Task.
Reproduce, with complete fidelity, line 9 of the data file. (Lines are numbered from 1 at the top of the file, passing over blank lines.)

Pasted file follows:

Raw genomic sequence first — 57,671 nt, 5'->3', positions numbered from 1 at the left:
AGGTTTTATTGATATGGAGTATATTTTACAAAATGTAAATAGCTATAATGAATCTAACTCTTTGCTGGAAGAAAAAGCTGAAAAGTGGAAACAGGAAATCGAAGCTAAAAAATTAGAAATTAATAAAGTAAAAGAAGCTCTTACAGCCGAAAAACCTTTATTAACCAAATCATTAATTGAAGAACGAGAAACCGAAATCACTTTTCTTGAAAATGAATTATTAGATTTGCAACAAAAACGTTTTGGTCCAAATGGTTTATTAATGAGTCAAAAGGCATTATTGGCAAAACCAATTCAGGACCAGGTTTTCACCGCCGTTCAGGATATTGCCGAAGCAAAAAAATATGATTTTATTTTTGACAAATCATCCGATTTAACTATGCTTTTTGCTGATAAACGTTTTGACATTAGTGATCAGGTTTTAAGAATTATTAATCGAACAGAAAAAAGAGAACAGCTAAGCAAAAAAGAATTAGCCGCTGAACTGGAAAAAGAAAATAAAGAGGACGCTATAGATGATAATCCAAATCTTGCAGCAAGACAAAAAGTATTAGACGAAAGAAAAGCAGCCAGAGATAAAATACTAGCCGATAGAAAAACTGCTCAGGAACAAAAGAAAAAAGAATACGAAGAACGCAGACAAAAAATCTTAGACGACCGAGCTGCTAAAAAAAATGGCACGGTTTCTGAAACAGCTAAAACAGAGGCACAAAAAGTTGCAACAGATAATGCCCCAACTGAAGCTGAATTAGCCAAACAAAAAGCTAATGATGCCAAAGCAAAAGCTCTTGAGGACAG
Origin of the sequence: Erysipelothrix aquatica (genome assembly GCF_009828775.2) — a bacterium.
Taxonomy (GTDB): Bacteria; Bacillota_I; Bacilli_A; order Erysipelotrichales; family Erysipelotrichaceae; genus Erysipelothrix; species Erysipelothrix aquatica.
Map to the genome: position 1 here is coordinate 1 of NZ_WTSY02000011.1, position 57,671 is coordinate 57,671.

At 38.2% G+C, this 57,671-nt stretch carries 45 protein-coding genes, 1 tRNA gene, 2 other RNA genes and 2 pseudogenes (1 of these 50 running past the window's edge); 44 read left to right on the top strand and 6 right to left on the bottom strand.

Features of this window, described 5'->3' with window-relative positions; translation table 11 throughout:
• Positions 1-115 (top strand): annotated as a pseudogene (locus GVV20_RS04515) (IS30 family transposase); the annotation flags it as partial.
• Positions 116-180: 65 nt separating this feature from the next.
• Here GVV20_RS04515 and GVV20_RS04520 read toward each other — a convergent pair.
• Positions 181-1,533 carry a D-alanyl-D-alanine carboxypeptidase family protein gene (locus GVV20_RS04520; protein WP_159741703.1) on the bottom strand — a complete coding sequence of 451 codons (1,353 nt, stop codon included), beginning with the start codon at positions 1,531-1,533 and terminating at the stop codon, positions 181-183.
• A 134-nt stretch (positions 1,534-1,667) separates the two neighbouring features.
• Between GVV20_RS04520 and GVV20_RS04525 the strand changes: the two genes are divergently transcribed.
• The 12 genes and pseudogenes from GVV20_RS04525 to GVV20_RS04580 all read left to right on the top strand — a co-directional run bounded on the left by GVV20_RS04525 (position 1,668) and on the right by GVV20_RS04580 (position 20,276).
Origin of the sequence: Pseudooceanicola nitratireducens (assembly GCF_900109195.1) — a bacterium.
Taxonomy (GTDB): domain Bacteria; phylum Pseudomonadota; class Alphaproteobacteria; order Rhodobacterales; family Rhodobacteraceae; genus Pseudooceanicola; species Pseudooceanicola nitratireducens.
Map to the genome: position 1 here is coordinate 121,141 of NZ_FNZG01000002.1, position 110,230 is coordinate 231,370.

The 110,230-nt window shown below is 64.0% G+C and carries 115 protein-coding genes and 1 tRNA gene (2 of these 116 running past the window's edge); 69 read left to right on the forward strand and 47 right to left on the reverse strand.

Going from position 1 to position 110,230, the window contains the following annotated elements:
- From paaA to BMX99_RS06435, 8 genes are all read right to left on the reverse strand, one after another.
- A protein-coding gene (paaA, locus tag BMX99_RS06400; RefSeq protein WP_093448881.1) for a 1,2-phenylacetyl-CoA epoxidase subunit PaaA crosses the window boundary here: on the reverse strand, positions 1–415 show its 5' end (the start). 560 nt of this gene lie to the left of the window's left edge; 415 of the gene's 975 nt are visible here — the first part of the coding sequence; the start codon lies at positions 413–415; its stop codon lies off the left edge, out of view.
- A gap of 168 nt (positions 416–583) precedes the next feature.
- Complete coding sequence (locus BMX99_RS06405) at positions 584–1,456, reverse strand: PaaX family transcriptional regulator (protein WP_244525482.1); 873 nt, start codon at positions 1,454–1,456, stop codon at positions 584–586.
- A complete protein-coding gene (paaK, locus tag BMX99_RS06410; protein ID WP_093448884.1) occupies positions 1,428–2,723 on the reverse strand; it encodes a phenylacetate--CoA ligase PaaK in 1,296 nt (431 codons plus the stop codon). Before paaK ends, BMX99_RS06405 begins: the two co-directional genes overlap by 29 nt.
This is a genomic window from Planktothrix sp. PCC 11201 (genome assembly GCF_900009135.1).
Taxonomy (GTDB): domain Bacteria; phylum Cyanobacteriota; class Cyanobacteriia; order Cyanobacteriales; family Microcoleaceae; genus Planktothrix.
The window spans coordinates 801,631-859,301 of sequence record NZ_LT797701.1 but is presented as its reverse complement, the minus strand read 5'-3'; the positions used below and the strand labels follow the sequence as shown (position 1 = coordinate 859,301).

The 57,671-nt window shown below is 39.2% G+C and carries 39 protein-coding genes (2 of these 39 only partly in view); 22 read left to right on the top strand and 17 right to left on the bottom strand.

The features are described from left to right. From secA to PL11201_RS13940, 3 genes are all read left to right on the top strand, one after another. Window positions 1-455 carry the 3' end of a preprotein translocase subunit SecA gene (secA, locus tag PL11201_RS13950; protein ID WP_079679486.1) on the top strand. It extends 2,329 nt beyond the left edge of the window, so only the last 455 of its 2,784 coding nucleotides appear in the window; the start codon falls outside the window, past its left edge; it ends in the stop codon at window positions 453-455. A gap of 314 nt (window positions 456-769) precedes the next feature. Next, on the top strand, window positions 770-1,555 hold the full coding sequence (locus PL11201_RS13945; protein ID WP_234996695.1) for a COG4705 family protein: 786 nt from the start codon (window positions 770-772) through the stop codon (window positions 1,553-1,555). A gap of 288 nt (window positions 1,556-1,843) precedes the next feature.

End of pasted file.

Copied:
• Positions 116-180: 65 nt separating this feature from the next.